It was always like that for the first day or two. It was the 70s in review adding the embellishment that that comes with re-telling the same stories for two or three decades forward. Play it forward again and the names are usually the same. The stories get bigger, juicier and so much more intriguing. But this visit was different.
This time we came together to reinvent the “Big Chill”, mourn our friend’s passing, celebrate her life and relive the good times by recounting three decades past.
Mimi was the first of our close peer group who had passed away after suffering from a long terminal illness. We watched her wither away over time. Others had been taken by drug overdoses, car and motorcycle accidents – maybe from drunk driving, who knows? One was murdered. Most of them were taken before their time should have expired.
Some were revered like rock stars because they had bigger than life personalities. Every one, smart and fun loving, robbed of youth because they lived so far out on the edge. Then like flies they dropped out of the scene and off the planet. Lost forever to a sea, an abyss of drugs supported by a lifestyle that was anchored by sex and serious partying. This time the mourning felt different.
The Aspen odyssey had come to an end quite a while back. We all grew up and put the partying behind us. Some even have grown children the same ages that we were back then in the ‘me decade’ of the 70s. Sickness and death, raising children, mortgages, taxes and the present administration loom large in conversations. No one can stay up past nine. The days of recreational pharmaceutical assistance to extend the fun are gone. No one has even done any of that in over a decade now or maybe even longer. It’s like we abruptly changed our political persuasion from the extreme far left to the right in one huge, big sweeping swing.
The journey began in the late 60s and early 70s at a time in Aspen when we were going to cure the world. We were going to fix things. Mostly our own lives.
I remember so vividly the first time I saw the Colorado Rockies driving from the west through well-chiseled red and beige rock canyons. Sometimes flat on top, sometimes the tops were completely invisible. These great rock formations shot out of the ground thousands of feet reaching straight up to the sky.
We all arrived there well educated, many with multiple degrees, and we knew the difference. We wanted a freer, more FUN life than it appeared our parents had or than was apparent from whence we came. We didn't want to be choked in business suits and traffic to reach our daily income destinations. We wanted to be free. Free from responsibilities and monitoring by our parents, school officials, employers or anyone having anything to do with THE ESTABLISHMENT. We were in quest of a better quality of life. Instinctively we knew it was there in Aspen.
The mountains were the medium to freedom. We skied, walked, climbed and touched every inch of them. Most came to Aspen specifically to ski the legendary Aspen Mountain. And, to socialize at its base.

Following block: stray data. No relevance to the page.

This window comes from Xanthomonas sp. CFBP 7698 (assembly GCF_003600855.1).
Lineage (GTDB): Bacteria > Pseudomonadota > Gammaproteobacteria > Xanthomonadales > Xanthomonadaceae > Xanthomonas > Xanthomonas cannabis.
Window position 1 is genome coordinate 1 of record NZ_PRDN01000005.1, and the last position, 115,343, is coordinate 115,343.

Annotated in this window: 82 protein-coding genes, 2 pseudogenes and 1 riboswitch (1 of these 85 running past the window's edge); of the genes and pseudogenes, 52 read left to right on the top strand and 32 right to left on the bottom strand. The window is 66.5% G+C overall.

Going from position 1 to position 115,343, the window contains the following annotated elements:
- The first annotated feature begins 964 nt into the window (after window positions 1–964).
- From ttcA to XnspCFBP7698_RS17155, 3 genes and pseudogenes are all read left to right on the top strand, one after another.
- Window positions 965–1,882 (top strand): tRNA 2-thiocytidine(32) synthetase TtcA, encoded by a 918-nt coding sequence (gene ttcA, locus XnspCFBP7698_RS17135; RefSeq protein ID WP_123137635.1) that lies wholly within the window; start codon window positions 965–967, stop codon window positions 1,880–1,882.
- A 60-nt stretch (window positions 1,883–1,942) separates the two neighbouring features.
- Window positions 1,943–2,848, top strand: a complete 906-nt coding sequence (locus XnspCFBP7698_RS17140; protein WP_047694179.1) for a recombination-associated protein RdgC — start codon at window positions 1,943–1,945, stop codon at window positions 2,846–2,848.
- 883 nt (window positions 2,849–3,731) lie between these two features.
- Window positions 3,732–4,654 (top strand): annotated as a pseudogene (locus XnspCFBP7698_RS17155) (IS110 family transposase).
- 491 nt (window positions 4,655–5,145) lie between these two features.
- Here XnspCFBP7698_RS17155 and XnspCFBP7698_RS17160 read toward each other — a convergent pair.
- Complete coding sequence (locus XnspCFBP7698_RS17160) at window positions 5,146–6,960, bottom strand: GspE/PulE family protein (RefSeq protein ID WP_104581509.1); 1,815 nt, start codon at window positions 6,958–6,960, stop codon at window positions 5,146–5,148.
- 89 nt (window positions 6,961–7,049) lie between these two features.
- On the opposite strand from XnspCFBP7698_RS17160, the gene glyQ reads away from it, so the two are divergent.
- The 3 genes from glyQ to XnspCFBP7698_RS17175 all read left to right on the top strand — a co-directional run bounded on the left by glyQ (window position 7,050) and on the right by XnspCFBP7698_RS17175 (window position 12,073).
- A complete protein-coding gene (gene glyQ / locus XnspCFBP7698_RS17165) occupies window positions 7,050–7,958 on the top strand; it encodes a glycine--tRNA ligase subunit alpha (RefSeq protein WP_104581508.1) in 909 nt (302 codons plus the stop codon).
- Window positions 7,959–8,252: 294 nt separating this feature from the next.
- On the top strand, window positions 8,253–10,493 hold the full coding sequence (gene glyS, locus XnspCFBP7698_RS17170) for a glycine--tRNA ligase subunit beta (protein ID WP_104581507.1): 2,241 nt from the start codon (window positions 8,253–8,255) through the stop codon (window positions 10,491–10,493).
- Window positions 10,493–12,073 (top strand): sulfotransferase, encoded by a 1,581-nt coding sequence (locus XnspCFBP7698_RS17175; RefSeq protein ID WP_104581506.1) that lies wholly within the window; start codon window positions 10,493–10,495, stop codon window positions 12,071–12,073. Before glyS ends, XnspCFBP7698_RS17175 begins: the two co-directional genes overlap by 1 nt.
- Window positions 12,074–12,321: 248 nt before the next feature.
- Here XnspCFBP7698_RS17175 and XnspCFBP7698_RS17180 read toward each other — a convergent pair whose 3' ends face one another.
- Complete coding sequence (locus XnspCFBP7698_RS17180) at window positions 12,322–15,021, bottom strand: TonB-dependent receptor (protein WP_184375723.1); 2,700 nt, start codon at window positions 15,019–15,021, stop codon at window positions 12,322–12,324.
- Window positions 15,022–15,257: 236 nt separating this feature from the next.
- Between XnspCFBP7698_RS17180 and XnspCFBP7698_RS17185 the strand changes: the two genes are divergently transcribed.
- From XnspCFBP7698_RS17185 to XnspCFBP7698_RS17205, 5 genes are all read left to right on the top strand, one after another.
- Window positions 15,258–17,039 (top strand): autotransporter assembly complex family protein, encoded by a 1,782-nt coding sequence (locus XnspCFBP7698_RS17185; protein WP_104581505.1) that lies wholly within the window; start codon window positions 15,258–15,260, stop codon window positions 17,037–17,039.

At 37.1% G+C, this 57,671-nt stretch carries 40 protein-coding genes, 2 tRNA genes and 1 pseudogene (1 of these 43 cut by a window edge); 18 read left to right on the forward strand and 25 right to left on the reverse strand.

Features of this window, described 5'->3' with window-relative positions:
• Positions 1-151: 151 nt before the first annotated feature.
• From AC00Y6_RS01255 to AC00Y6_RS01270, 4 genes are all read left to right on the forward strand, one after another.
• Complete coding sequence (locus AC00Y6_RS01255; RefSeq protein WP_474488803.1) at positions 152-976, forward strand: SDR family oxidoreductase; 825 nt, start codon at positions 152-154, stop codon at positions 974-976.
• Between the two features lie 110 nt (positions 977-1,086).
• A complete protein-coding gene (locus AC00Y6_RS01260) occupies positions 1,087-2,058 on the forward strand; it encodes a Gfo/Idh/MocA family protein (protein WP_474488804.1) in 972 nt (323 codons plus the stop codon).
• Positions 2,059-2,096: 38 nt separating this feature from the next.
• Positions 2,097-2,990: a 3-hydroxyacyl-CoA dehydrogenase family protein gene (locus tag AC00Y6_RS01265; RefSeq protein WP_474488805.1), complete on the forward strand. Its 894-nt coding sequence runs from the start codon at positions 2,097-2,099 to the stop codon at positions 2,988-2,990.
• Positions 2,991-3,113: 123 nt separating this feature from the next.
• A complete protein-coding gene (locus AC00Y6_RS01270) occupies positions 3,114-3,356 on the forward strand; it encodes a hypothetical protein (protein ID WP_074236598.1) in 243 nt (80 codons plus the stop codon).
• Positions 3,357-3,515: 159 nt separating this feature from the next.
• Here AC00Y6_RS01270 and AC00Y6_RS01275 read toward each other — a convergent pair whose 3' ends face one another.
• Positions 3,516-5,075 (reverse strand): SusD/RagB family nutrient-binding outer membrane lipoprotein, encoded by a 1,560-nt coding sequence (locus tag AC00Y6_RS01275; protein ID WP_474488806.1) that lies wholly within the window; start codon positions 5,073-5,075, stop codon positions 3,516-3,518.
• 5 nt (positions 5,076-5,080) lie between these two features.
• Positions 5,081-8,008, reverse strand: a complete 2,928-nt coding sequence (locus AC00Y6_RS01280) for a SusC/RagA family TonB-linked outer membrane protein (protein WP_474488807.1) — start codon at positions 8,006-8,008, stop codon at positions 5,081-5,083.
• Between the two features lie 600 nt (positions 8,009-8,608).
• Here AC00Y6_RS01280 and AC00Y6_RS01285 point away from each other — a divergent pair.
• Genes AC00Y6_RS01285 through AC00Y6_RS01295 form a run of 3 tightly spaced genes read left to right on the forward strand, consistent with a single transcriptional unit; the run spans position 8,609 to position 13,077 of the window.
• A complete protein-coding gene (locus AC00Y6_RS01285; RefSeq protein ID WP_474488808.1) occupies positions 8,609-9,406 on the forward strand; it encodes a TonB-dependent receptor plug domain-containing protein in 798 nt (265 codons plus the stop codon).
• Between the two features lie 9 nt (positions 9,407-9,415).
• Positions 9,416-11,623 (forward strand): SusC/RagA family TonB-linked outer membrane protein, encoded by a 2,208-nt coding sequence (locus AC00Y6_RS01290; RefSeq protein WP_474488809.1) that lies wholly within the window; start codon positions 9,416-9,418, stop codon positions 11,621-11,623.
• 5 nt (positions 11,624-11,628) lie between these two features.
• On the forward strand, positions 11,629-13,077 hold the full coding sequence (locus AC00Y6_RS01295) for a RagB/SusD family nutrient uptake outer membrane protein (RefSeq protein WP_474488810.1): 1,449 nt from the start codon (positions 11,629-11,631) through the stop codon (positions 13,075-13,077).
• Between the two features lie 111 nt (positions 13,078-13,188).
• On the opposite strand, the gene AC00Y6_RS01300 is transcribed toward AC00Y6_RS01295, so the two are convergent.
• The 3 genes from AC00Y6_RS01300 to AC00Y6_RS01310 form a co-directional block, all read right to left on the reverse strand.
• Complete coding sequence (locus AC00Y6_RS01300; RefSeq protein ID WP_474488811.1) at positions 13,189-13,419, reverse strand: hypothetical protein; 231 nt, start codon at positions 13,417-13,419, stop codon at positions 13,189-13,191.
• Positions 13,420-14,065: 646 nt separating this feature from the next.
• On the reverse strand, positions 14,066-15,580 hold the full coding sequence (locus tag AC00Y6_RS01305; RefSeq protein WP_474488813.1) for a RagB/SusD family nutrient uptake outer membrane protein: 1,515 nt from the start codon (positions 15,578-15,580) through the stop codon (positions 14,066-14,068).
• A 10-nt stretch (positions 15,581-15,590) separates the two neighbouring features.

The ski bum was well and very much alive in Aspen through the 70s. It was a time when tourists dressed down to look like locals. It was a time when you knew everyone on the mountain because you knew everyone in town. It was an ebullient time. We wanted to live in a fun environment and we did have fun. We had jobs. Work and money were a necessity if we were to achieve the needed support for our fun habits. Skiing was one of those habits and the mountains were the reason for being . . . in Aspen.
We didn't care what the rest of the world felt or thought. We were safe in our cocoon. The valley was our cocoon. And, we were the movers and shakers there. We were truly bonded with each other and with the community. There was real community then. We celebrated the good times (on a daily basis) and mourned the tragic. We had fundraisers for people who had been hurt by bad times or injury. We planned our futures together
We were inspired, innocent, naïve. We were benevolent hedonists with senses of humor. We knew that every day the sun would come up and shine right down on us. It was our little kingdom.
Our only concerns were with the important issues at hand like electing Hunter Thompson for Pitkin County Sheriff. Memorizing every “Bill Greed, the land raper”, radio spot. Tuning into every episode of The Edge of Ajax. Going to every party where the Black Pearl played whether by invitation or not. And, attending every seasonal restaurant opening. Those were our priorities. Fun was our credo.
That spirit had transformed into a reflection of the past. It’s amazing that any of us survived the substance abuses, carelessness, irresponsibility and all that came in the package that we called “fun”. The adventure has not continued in quite the same way. It passed with time and death and it was now very much in the past.
The days of amplified sex, drugs and rock 'n roll resonating through the valley's walls whirling through like a tornado that couldn’t be stopped were gone and they’d been gone for a long, long time. The mourning of Mimi’s death had taken on a new dimension. It seemed almost so cliché how we were also mourning our youth, our friends that are no longer with us and all the fun we had. We were mourning an era that only existed in our memories. It was a time before reality.
We had washed all the stories, rinsed them, embellished them and turned them out as folklore in an album that has become the memento of our lives in this little magical mountain kingdom. Our memory of that experimental time will live on until the next friend passes.
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